A visit to a working spice plantation was high up on our list when we planned our recent trip to Kerala. A lot of these plantations are centered around Thekkady, a few hours drive from Kochi. We stayed in a luxury plantation house called Aanavilasam, high up in the cardamom hills of Thekkady.
This lovely plantation is set amidst groves of cardamom bushes, pepper vines, fruit trees and lovely flowers lining it's paths. Seeing the spices grown so close around us, while nibbling on fresh cardamom and green peppercorn plucked straight from the bushes, was an eye opening, unforgettable experience. The burst of flavour in my mouth was unlike any other.
It was interesting to see that cardamom grows in clusters on stems that trail on the ground, while pepper grows on vines that wind themselves around trees. We also dug up fresh ginger from the ground, crushed a leaf from an allspice plant to inhale it's lovely aroma and peeled off a bit of cinnamon bark to freshen our breath!
Once the spices are picked, they are dried over intense heat before being sorted by size, to be packaged and sold. Most plantations outsource this process and sell their spices to wholesale merchants. A lot of spice merchants have their shops in the area.
Thekkady is liberally dotted with vast spice estates where some of the best spices in the world are grown. Nutmeg, cardamom, black pepper, cinnamon, star anise, allspice, mace are all grown here, along with coffee, cocoa, papaya and cashews.
Driving around the steep, narrow mountainous roads, with hillsides covered with trees, vines and wild flowers, we marveled at the gorgeous scenery as we inhaled air perfumed with cardamom!
Indeed almost everything in Thekkady is scented with cardamom. From the local honey that we ate, to the curries, preserves, tea, and even beauty products like oil and soap had the distinct aroma of cardamom to them!
Kumily is the main little town in Thekkady, with a lot of spice shops lining it's short main street. Walking into one of these shops was like a doorway to heaven for me and I had to visit each one to make sure I had bought every spice imaginable! The spices are fresh, their flavour strong and intense, better than anything available in most grocery stores. I use mine sparingly so as not to overpower the flavour of the dish and also not to run out of them too quickly!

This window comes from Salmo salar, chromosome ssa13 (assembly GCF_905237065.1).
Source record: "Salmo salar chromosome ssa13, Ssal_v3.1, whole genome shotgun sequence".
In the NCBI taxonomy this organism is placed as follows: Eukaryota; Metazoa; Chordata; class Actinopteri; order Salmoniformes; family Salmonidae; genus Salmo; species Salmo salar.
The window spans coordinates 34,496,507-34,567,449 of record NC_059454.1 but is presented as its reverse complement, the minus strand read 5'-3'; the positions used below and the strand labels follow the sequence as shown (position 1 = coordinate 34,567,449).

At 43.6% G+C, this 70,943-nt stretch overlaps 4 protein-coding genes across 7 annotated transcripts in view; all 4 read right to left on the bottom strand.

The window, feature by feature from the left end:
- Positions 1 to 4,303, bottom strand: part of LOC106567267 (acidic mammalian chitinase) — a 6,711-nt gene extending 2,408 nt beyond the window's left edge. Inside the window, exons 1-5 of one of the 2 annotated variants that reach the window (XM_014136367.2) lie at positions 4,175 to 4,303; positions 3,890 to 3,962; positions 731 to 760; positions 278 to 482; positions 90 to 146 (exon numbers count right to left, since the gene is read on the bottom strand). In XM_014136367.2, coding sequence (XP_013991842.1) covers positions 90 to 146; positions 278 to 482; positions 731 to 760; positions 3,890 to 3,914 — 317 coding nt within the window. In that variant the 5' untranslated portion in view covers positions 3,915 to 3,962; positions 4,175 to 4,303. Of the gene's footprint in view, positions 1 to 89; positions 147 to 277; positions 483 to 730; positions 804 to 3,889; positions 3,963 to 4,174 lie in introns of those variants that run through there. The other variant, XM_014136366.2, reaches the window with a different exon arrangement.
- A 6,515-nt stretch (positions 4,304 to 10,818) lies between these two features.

The food we ate at Aanavilasam plantation house was exquisite, subtly spiced and completely local. They used the spices, vegetables, honey and dairy products from the plantation, with a flavour so pure and fresh that we didn't want to stop eating! Chef Anish's creativity shone in dishes like decadent pumpkin halwa with plantation cardamom, melt in the mouth beet croquettes, fresh paneer korma and banana cardamom preserves slathered over home made breakfast toast.
Chef Anish gave us a cooking lesson in the plantation kitchens, showing us how to make Kerala's famous fish curry. It is one of my all time favourite dishes which I love to serve with coconut rice. Chef Anish uses kokum - a sour dried fruit used widely in Kerala to add tartness to curries. I have substituted tamarind here as it has a similar flavour and is easier to buy. This is his simple, delicious recipe, given step by step, just the way he showed us!
Kerala Fish Curry
2 tbsp coconut or olive oil
1/2 tsp each, whole seeds: fennel, black mustard, fenugreek
1 medium red onion, finely chopped
2 cloves garlic, finely chopped
1 inch piece ginger, finely chopped
2 green chilies, slit or chopped up
30 fresh curry leaves
Salt to taste
1/2 tsp each: paprika, cayenne pepper, turmeric, ground coriander
Small marble sized piece of tamarind, soaked in 1/4 cup hot water and strained OR use
1 tsp tamarind paste
1 cup light coconut milk
1 lb skinless halibut or any other firm fish, cut into bite sized pieces
1/4 cup whipping cream
1 tbsp each, chopped fresh: coriander, curry leaves, green chilies
Warm oil in large skillet over medium high heat. Add fennel, black mustard and fenugreek seeds. Let them sizzle for 30 sec, then add chopped onions.
Saute for 5 min, then add garlic, ginger, green chilies and curry leaves. Saute for another 2 min.
Add salt and all the spices, saute 1 min. Add tamarind extract or paste and 1/2 cup water. Bring to a gentle boil, then simmer 10 min on medium low heat.
Add fish pieces and coconut milk. Mix gently, cook for 10 min or until fish is done. Do not overcook fish. Mix in the whipping cream, chopped herbs and green chilies. Cook 5 min.